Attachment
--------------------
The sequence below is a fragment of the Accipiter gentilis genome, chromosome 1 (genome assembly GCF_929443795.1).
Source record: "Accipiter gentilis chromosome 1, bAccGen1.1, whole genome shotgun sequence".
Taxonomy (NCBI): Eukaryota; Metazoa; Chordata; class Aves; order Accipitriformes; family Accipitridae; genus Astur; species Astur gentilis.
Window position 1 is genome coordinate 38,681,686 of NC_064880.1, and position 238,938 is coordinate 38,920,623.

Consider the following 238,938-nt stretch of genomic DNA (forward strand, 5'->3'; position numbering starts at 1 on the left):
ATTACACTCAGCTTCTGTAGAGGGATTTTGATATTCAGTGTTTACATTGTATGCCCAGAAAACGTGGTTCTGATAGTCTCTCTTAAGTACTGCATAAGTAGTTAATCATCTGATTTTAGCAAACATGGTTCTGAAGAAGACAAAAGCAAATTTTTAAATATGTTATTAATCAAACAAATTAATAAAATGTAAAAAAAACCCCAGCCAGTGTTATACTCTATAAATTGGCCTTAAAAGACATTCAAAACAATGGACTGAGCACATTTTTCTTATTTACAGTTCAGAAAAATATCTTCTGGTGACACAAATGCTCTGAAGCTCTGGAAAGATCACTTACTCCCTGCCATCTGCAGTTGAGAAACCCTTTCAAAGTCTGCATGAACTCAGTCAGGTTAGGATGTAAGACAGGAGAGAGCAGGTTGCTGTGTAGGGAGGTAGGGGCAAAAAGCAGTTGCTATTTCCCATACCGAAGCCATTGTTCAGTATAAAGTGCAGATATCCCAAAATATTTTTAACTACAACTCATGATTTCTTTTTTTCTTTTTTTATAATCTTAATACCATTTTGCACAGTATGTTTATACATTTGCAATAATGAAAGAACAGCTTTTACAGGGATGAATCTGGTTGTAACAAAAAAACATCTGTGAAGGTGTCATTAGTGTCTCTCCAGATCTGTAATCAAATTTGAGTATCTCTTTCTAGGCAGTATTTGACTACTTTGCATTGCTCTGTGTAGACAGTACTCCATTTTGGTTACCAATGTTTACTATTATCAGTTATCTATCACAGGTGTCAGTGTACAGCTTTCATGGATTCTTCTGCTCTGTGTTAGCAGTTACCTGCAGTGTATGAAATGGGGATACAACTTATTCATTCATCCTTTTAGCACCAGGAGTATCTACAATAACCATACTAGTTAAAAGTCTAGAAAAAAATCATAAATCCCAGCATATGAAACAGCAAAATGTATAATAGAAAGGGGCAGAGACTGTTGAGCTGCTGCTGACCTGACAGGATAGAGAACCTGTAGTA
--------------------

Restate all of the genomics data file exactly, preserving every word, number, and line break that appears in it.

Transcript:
The sequence below is a fragment of the Accipiter gentilis genome, chromosome 1 (genome assembly GCF_929443795.1).
Source record: "Accipiter gentilis chromosome 1, bAccGen1.1, whole genome shotgun sequence".
Taxonomy (NCBI): Eukaryota; Metazoa; Chordata; class Aves; order Accipitriformes; family Accipitridae; genus Astur; species Astur gentilis.
Window position 1 is genome coordinate 38,681,686 of NC_064880.1, and position 238,938 is coordinate 38,920,623.

Consider the following 238,938-nt stretch of genomic DNA (forward strand, 5'->3'; position numbering starts at 1 on the left):
ATTACACTCAGCTTCTGTAGAGGGATTTTGATATTCAGTGTTTACATTGTATGCCCAGAAAACGTGGTTCTGATAGTCTCTCTTAAGTACTGCATAAGTAGTTAATCATCTGATTTTAGCAAACATGGTTCTGAAGAAGACAAAAGCAAATTTTTAAATATGTTATTAATCAAACAAATTAATAAAATGTAAAAAAAACCCCAGCCAGTGTTATACTCTATAAATTGGCCTTAAAAGACATTCAAAACAATGGACTGAGCACATTTTTCTTATTTACAGTTCAGAAAAATATCTTCTGGTGACACAAATGCTCTGAAGCTCTGGAAAGATCACTTACTCCCTGCCATCTGCAGTTGAGAAACCCTTTCAAAGTCTGCATGAACTCAGTCAGGTTAGGATGTAAGACAGGAGAGAGCAGGTTGCTGTGTAGGGAGGTAGGGGCAAAAAGCAGTTGCTATTTCCCATACCGAAGCCATTGTTCAGTATAAAGTGCAGATATCCCAAAATATTTTTAACTACAACTCATGATTTCTTTTTTTCTTTTTTTATAATCTTAATACCATTTTGCACAGTATGTTTATACATTTGCAATAATGAAAGAACAGCTTTTACAGGGATGAATCTGGTTGTAACAAAAAAACATCTGTGAAGGTGTCATTAGTGTCTCTCCAGATCTGTAATCAAATTTGAGTATCTCTTTCTAGGCAGTATTTGACTACTTTGCATTGCTCTGTGTAGACAGTACTCCATTTTGGTTACCAATGTTTACTATTATCAGTTATCTATCACAGGTGTCAGTGTACAGCTTTCATGGATTCTTCTGCTCTGTGTTAGCAGTTACCTGCAGTGTATGAAATGGGGATACAACTTATTCATTCATCCTTTTAGCACCAGGAGTATCTACAATAACCATACTAGTTAAAAGTCTAGAAAAAAATCATAAATCCCAGCATATGAAACAGCAAAATGTATAATAGAAAGGGGCAGAGACTGTTGAGCTGCTGCTGACCTGACAGGATAGAGAACCTGTAGTA